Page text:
Nina Bawden's tightly-written family drama is a gripping study of children's rights, intolerance and natural justice. Catriona and her eccentric, brilliant grandmother live with their animals and visiting waifs and strays. Their warm, chaotic, loving home is the antithesis of life chez Catriona's parents, a pair of soap stars who farmed out their daughter earlier in their careers and now want her back.
The ensuing legal battle and its emotional fall-out piles on the stress during Catriona's already tough first year at secondary school, where she attracts unwanted attention both from bullies and authority.
Bawden has created a complex heroine who has realistically messy reactions to her difficulties. Her antisocial streak saves her from being too mature and well-adjusted to be true, and balances the hint of preciousness in her authorial interventions ("just because you're writing a book doesn't mean you know everything").
Catriona is terrified of losing her home but astute about how others might see it, especially compared to her parents' sterile "ideal marriage". Granny is Dame Halina Lubirnoska, an eminent psychotherapist ("pag" can be loosely translated as "mover and shaker") and a bit too clever and too odd for the intervening professionals' comfort. Grandmother and granddaughter are only slightly more acceptable than the care-in-the-community outcasts (Dame Halina's former patients) who haunt their house.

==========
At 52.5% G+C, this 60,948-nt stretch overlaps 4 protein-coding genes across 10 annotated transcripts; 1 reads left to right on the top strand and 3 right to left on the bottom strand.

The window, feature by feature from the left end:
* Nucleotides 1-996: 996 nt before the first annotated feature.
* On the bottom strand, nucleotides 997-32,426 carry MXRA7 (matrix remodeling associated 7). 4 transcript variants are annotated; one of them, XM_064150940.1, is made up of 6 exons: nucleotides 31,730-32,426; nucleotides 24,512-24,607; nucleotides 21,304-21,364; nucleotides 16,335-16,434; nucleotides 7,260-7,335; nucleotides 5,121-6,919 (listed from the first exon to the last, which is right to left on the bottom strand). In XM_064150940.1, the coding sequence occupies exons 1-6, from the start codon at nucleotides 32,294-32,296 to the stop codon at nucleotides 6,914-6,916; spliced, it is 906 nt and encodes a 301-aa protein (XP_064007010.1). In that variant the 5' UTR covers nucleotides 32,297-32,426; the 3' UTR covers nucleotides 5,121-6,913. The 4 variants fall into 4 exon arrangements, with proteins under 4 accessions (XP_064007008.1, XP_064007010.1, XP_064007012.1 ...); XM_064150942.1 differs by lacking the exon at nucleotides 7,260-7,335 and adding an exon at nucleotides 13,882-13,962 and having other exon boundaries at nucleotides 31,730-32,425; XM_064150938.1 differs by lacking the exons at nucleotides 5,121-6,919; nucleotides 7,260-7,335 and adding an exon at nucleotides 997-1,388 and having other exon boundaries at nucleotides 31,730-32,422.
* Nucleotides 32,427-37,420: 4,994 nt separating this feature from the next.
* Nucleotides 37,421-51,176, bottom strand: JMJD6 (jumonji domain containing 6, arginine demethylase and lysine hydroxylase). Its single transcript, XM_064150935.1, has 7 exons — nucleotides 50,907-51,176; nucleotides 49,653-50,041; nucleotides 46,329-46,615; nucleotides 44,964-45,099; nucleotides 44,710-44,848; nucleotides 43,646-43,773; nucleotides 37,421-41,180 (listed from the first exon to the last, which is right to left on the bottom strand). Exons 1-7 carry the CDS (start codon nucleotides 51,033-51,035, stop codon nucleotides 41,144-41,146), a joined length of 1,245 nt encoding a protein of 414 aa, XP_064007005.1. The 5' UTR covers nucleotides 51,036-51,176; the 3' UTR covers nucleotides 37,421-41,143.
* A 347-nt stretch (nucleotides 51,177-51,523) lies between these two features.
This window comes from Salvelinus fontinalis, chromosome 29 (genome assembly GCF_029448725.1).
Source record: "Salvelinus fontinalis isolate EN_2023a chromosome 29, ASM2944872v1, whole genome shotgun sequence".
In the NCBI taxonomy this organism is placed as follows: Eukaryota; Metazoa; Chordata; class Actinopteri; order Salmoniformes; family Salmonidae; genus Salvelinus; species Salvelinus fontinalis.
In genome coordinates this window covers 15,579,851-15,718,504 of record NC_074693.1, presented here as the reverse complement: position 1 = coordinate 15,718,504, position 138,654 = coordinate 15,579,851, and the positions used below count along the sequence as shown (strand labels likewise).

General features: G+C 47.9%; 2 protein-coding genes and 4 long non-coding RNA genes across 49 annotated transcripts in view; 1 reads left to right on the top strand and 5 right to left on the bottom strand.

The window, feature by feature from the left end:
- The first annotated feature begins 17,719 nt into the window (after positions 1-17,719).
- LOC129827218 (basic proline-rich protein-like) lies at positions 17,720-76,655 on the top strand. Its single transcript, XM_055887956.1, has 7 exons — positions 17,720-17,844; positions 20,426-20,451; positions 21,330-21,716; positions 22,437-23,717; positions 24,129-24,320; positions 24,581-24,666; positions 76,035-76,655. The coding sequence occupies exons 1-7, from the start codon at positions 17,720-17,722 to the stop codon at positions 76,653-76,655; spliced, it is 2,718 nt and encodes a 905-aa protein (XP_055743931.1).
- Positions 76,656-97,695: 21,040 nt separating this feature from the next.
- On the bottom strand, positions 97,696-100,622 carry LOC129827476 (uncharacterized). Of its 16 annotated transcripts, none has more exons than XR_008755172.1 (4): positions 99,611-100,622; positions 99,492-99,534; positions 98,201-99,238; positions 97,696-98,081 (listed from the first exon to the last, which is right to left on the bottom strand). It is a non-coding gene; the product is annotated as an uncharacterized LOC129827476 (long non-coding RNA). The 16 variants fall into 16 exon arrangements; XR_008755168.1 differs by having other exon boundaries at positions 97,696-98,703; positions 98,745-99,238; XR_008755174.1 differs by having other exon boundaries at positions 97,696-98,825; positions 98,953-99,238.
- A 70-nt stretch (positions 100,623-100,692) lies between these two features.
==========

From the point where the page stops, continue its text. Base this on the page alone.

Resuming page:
Proud of their off-beat existence, Catriona wallows in intellectual superiority over her parents in their shiny new house with no books. At the same time, she craves security and envies her friend Rosie's "traditional" home life and ability to avoid trouble.
Bawden provides food for thought about children's rights and bullying the bully is presented as a human being with private terrors of his own while offering much more than an issue-led novel. Catriona's Dickensian solicitor is magically helpful and Dame Halina is a fairytale wise woman on a motorbike, but otherwise reality rules.
In Australian author Robin Klein's tales of the Melling girls from Wilgawa, a small town in the bush, the magic stays firmly inside the head of Vivienne, the youngest and dreamiest of four sisters.
These subversive Little Women of the late 1940s have to manage without an heroic father theirs is a Gallipoli veteran, but given to getting drunk and disappearing in pursuit of money-losing schemes and without a Jo, because no one character is exceptionally memorable. Raucous Cathy and studious-but-stroppy Heather jostle Vivienne for centre stage, while Grace, the eldest and a more shadowy figure, hides behind her bedroom door. The volumes of connected stories win on their collective energy and their gritty treatment of a poverty of a less genteel variety than Little Women's.
The Sky in Silver Lace sees the Mellings leaving the back o'Bourke for the big city. Their father is off on another doomed enterprise and their mother at the mercy of snooty relatives and exploitative short-term employers. For light relief, the girls swoon over Clark Gable, elbow their way into semi-polite society and show off to visitors from hicksville. The sitcom humour is as sharp as the period detail.